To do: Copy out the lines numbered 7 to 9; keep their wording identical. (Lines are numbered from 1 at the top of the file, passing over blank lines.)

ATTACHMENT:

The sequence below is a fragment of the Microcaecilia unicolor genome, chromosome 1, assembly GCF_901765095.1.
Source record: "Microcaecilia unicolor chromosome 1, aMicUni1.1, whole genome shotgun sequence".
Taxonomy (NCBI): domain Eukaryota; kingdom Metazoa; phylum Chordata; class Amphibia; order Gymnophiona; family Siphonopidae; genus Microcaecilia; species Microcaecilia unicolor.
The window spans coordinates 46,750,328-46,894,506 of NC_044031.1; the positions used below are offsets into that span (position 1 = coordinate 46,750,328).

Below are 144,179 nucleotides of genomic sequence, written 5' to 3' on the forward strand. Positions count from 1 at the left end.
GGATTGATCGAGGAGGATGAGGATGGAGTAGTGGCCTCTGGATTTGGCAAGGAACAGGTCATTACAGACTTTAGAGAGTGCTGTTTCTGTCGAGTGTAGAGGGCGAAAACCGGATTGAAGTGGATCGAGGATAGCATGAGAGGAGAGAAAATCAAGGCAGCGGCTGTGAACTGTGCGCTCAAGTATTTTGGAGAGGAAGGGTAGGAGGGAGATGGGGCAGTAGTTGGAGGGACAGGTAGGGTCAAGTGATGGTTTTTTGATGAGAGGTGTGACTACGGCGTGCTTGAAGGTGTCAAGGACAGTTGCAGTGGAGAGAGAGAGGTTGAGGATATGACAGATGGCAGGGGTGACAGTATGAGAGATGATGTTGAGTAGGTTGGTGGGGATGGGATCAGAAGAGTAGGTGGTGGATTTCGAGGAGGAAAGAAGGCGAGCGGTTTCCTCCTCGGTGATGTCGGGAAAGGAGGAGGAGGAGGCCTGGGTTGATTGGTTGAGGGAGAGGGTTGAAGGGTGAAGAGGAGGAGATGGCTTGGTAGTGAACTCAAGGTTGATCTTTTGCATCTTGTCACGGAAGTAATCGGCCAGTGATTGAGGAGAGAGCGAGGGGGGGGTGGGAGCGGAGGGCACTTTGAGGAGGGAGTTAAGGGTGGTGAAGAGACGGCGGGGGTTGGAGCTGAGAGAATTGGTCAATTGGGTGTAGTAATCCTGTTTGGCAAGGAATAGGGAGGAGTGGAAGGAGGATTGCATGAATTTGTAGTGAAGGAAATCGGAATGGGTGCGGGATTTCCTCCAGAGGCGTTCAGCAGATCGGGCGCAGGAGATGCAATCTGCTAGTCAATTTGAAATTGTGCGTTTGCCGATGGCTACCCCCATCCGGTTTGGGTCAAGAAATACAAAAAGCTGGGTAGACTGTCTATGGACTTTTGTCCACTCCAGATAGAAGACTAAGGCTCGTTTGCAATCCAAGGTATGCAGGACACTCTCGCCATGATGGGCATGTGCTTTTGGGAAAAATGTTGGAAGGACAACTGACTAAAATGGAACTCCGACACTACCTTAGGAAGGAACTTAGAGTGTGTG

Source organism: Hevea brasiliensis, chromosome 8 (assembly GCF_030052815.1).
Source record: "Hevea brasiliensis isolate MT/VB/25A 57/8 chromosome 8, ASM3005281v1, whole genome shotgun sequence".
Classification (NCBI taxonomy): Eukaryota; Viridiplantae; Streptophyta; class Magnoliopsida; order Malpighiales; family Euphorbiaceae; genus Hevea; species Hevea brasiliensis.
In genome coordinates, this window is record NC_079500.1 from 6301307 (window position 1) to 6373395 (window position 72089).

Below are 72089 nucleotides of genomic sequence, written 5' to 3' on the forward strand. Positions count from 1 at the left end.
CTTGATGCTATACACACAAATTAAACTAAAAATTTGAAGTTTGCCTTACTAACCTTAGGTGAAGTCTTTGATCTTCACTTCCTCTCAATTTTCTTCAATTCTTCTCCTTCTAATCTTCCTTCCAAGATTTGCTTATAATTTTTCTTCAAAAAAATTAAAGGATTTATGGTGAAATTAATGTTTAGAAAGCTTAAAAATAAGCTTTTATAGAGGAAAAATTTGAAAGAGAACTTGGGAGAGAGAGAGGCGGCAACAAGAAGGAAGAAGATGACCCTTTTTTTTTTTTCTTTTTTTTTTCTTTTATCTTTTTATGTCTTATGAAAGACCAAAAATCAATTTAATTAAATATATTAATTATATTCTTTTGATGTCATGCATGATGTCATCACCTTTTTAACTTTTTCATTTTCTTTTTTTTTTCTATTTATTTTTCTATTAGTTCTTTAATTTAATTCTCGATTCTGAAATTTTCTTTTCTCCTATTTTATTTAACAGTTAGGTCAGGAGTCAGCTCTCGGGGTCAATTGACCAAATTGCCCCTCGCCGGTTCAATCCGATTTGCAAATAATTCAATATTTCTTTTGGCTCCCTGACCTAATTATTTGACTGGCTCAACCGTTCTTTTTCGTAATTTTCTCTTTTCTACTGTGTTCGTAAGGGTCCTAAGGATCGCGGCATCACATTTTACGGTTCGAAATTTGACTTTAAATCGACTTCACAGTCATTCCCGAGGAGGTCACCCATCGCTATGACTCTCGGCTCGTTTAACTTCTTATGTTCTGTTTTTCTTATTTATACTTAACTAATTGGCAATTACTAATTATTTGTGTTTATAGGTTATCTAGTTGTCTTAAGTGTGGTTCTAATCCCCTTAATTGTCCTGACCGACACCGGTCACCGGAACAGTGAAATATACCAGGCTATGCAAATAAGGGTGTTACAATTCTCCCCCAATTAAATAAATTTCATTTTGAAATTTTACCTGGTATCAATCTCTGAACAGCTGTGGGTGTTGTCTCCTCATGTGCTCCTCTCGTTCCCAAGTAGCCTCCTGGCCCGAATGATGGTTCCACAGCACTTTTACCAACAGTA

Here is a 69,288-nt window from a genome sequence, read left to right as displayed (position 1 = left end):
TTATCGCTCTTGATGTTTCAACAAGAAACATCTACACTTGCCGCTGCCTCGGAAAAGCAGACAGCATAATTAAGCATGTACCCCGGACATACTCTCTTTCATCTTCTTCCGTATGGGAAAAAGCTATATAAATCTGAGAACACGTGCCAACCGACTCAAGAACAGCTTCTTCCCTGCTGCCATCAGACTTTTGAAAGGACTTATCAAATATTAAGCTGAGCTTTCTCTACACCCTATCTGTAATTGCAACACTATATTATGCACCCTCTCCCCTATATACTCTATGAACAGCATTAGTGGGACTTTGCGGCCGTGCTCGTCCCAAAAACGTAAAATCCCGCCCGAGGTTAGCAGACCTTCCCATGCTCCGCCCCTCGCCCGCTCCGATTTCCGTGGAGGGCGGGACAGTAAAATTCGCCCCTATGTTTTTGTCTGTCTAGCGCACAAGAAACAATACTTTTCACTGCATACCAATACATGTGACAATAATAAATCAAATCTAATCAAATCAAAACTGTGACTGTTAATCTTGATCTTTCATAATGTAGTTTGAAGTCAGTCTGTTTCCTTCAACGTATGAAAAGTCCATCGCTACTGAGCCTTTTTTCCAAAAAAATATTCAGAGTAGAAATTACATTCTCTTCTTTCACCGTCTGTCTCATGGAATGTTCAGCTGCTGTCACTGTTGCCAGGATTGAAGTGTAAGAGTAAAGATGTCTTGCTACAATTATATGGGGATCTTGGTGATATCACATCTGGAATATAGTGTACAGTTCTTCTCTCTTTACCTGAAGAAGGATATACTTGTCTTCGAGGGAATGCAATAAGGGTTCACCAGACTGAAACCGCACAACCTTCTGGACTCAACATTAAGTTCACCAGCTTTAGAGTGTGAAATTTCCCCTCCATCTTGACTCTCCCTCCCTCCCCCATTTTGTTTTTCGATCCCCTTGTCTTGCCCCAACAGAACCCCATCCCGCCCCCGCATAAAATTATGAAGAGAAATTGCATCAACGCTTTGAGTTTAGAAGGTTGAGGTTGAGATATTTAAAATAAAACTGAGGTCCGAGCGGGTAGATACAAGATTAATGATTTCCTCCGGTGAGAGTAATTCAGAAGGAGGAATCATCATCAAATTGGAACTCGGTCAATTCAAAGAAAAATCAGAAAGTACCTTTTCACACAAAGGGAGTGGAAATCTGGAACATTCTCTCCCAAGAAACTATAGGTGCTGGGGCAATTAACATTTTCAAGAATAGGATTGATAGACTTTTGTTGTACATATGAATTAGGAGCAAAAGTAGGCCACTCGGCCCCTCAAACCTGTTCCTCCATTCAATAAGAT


Source organism: Hevea brasiliensis, chromosome 8 (assembly GCF_030052815.1).
Source record: "Hevea brasiliensis isolate MT/VB/25A 57/8 chromosome 8, ASM3005281v1, whole genome shotgun sequence".
Classification (NCBI taxonomy): Eukaryota; Viridiplantae; Streptophyta; class Magnoliopsida; order Malpighiales; family Euphorbiaceae; genus Hevea; species Hevea brasiliensis.